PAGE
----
China’s Closed. So Google Invests $10 Billion In India, Following Facebook, Amazon, Apple

As Published by John Koetsier – Forbes

Everyone is investing in India lately.

In April, Facebook announced it was investing $5.7 billion in India. In January it was Amazon, investing $1 billion in India. Today’s it’s Google (or its parent company, Alphabet) investing $10 billion in partnerships, infrastructure, and ecosystems.

Since China’s closed, the giants have to invest elsewhere, apparently.

“When I was young, every new piece of technology brought new opportunities to learn and grow,” Google CEO Sundar Pichai announced today. “But I always had to wait for it to arrive from someplace else. Today, people in India no longer have to wait for technology to come to you. A whole new generation of technologies are happening in India first.”

Google’s $10 billion will be spent in four areas:

  1. Localization: “enabling affordable access and information for every Indian in their own language.” (India has no fewer than 23 constitutionally recognized languages.)
  2. Google and Alphabet products and services specifically built for India
  3. Digital transformation: helping businesses in India go digital first
  4. Social good: “leveraging technology and AI for social good, in areas like health, education, and agriculture”

There are two population superpowers on the planet: China and India. China still has slightly more people at 1.4 billion, or 18% of the global population. But India, at 1.36 billion, is right on its tail — and growing faster.

More importantly for the global big tech superpowers like Google, Facebook, Apple, Amazon, and Microsoft — a long-time billion-dollar investor in India — India is relatively open for business.

China has long banned foreign companies that could compete with its domestic companies. Google, Facebook, Netflix, Bing, Twitter, Pinterest, and Quora are just a few of the companies that are not permitted to do business in China. That, coupled with trade wars, COVID-19, and a growing sense of China’s emergence as a global economic superpower, has made it easier to justify retaliatory measures aimed at isolating China economically.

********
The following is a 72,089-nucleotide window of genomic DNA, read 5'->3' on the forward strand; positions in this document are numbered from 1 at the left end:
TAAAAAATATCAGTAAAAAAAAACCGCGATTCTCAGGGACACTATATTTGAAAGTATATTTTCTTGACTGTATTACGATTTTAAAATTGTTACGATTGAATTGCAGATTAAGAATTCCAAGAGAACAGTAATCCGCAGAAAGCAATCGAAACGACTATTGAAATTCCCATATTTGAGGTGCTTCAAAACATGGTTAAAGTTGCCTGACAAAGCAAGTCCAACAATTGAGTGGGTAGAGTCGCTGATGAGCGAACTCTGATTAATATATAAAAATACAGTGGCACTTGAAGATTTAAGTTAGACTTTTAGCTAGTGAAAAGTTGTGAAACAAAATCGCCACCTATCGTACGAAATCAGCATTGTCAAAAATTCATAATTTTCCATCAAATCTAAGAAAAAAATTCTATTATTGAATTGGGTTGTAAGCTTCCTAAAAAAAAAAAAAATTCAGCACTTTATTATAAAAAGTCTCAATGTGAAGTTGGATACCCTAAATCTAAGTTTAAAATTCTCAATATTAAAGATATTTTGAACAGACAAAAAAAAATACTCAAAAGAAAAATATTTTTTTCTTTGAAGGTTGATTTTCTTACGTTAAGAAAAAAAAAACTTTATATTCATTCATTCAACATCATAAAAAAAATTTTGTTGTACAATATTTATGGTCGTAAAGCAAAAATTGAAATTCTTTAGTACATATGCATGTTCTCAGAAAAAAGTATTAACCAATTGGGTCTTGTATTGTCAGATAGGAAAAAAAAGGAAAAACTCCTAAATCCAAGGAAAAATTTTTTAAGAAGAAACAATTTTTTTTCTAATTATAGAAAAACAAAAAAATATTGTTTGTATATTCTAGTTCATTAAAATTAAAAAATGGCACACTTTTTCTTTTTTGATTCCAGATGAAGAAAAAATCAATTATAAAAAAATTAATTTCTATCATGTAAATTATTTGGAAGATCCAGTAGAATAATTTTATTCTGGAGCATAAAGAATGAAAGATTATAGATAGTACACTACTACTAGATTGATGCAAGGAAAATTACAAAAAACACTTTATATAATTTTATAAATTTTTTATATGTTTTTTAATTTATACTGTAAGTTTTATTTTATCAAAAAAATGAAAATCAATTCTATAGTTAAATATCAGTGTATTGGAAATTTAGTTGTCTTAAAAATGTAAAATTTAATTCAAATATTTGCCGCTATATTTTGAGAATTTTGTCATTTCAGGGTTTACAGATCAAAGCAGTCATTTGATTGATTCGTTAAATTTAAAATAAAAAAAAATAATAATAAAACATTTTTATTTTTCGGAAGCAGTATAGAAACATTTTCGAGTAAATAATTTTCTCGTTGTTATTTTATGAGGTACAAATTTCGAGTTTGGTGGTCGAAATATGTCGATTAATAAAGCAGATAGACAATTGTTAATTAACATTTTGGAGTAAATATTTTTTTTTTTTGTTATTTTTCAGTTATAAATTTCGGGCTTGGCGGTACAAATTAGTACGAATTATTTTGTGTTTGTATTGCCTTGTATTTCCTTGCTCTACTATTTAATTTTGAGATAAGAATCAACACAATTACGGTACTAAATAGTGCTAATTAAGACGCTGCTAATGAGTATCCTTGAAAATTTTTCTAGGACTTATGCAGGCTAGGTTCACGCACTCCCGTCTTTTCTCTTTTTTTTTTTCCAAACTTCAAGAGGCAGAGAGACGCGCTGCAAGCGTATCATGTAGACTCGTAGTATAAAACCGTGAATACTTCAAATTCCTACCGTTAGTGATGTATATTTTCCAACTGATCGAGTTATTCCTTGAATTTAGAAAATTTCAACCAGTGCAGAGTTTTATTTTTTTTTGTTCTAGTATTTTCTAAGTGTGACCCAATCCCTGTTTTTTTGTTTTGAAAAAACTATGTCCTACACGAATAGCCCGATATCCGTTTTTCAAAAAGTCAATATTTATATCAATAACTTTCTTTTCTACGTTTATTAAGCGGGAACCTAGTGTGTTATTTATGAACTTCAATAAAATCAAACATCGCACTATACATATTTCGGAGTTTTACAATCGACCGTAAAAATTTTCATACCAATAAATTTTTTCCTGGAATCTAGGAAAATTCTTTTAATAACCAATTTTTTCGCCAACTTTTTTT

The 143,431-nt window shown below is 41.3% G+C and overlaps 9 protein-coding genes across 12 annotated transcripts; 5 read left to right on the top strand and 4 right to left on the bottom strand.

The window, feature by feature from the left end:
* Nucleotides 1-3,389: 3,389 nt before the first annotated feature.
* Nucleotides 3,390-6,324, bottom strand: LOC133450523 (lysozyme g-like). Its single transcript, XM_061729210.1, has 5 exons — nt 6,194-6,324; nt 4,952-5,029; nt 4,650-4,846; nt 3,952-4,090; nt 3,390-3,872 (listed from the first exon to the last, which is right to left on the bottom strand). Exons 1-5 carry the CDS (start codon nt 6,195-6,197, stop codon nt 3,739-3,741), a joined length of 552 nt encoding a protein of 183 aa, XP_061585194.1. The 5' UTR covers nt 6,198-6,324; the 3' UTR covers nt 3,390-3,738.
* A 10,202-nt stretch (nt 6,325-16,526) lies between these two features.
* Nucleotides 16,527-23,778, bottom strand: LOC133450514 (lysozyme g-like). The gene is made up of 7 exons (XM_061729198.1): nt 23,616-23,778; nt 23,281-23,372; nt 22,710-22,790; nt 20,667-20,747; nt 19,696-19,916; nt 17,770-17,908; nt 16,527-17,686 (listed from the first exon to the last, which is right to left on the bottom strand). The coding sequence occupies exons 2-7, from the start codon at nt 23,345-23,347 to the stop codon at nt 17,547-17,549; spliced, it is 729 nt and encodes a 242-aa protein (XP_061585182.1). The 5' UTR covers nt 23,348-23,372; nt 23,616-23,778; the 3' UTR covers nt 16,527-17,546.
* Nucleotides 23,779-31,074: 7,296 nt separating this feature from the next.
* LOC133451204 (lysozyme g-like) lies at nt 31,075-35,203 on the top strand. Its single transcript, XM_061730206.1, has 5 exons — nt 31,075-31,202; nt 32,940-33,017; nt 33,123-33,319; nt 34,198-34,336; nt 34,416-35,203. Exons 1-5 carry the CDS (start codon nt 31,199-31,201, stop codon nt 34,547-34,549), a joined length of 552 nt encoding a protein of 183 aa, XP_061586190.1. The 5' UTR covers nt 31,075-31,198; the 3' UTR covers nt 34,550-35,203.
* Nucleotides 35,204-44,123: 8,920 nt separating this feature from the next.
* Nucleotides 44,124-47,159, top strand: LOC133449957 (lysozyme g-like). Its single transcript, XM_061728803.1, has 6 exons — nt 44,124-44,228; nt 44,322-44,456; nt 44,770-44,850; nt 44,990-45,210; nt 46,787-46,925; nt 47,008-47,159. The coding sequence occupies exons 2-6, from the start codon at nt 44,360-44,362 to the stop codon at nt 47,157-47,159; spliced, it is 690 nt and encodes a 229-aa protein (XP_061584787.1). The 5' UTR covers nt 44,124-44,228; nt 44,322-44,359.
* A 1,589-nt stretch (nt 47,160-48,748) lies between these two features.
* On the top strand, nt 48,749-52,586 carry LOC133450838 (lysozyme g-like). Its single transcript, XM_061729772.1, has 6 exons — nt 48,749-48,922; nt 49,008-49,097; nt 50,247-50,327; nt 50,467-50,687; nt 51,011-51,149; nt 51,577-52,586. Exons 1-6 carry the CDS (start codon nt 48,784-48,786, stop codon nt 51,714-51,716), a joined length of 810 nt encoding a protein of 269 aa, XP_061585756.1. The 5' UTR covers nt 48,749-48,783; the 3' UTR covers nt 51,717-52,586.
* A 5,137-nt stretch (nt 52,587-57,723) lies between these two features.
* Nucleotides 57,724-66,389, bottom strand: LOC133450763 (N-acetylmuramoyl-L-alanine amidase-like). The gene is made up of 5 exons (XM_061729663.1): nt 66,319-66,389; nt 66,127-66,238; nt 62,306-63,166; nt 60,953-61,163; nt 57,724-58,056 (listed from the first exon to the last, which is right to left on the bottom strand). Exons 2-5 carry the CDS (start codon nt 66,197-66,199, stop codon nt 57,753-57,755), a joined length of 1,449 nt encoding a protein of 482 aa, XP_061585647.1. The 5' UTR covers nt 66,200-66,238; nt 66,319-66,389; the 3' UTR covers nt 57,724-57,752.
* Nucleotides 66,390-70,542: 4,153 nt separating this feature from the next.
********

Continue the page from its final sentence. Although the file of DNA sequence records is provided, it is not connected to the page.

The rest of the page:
That the country is a totalitarian regime that oppresses many minorities and uses sophisticated technology to spy on its people — and, of course, censors many topics internally — only makes it more likely that companies like Huawei will face difficulty abroad.

A border dispute with India didn’t help: India recently banned 59 Chinese apps.

But India is relatively open for business, under certain conditions. The country wants investment, but not technological colonization.

That’s why Apple has established production locally in India, with its primary manufacturing partner Foxconn investing $1 billion to expand a factory recently. Apple’s free to do business in India, but unless it manufactures devices locally, the country sets a high tariff on imported devices.

Essentially, it’s a smart strategy to accept outside investment but attempt to ensure that the investment builds the country up, rather than making it an economic client state of big tech.

With such a vast population, there’s a lot of progress yet to be made in India. That’s where Google’s Pichai is focusing.

“Today, 26 million SMBs are now discoverable on Search and Maps, driving connections with more than 150 million users every month. What’s more, small merchants across the country are now equipped to accept digital payments,” he wrote on the Google blog. “But India’s own digital journey is far from complete. There’s still more work to do in order to make the internet affordable and useful for a billion Indians … from improving voice input and computing for all of India’s languages, to inspiring and supporting a whole new generation of entrepreneurs.”

And, of course, ensuring that Google is a key part of the coming growth in what is soon to be the world’s most populous country.

And, perhaps, letting China know that its policies internally have an impact on its ability to business externally.

As Published by John Koetsier – Forbes

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